Remembering my teacher's teacher
Last Friday we received the news that Shinzan Miyamae Roshi, teacher of my Zen teacher Daizan Roshi and abbot of Gyokuryuji temple in Japan, passed away.
I never met Shinzan Roshi myself, but his presence is felt in every aspect of the Zenways community, from the calligraphies at the Dojo in London, to the enso in the Zenways logo (seen behind Shinzan Roshi in the picture above), to the teaching curriculum used within Zenways, to the format of the Breakthrough to Zen retreats that Zenways runs throughout the year. Even some of his turns of phrase have made their way into the Zenways lexicon.
So in this week's article I'd like to take a look at the life of this remarkable man, and see what suggestions Shinzan Roshi might have had for our own practice.
(Many of the biographical details given below are taken from Daizan's book Practical Zen, and the Zenways Press book The Zen Character: Life, Art and Teachings of Zen Master Shinzan Miyamae.)
Challenges in lay life and introduction to Zen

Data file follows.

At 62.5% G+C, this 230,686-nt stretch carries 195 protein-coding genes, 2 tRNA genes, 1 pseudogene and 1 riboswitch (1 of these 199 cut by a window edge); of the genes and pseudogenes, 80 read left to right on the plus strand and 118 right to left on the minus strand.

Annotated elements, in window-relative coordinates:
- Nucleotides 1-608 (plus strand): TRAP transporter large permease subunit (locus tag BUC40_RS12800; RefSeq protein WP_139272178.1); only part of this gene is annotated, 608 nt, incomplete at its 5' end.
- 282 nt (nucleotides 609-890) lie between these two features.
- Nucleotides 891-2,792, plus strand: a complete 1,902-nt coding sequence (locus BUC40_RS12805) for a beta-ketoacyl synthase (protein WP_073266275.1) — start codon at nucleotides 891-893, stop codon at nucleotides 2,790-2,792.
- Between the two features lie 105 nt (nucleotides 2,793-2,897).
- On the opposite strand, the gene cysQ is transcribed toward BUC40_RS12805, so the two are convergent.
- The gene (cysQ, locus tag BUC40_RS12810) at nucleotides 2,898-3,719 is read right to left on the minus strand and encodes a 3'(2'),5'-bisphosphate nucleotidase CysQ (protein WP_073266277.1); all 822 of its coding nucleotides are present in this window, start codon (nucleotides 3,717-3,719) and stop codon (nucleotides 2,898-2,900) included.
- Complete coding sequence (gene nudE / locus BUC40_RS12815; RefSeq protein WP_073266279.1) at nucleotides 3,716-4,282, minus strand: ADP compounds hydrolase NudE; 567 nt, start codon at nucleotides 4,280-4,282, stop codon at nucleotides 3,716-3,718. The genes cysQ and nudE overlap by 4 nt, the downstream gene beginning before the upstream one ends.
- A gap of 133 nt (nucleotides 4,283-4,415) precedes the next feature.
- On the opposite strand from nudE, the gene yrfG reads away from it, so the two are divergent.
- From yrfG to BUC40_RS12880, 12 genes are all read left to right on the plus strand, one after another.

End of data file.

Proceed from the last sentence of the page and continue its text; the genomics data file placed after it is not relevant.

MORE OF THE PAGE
Shinzan Roshi was a child during the Second World War. Towards the end of the war, the Japanese education system had largely broken down, and the country began preparing for an Allied invasion. The young Shinzan found himself and a group of other young children taken aside by a teenager with a sharpened bamboo pole, to be given 'lessons' in 'killing Americans'. Then, with the sudden, shocking detonation of the two atomic bombs, the war was over. Abruptly, these young killers-in-training found themselves surrounded by American soldiers who would give the local children sweets and teach them to play baseball. This dramatic reversal had a profound effect on the young Shinzan, who said simply, 'I cried.' From that point onward, Shinzan had an affinity for Westerners, and it is perhaps because of this openness that our lineage exists in the West at all today.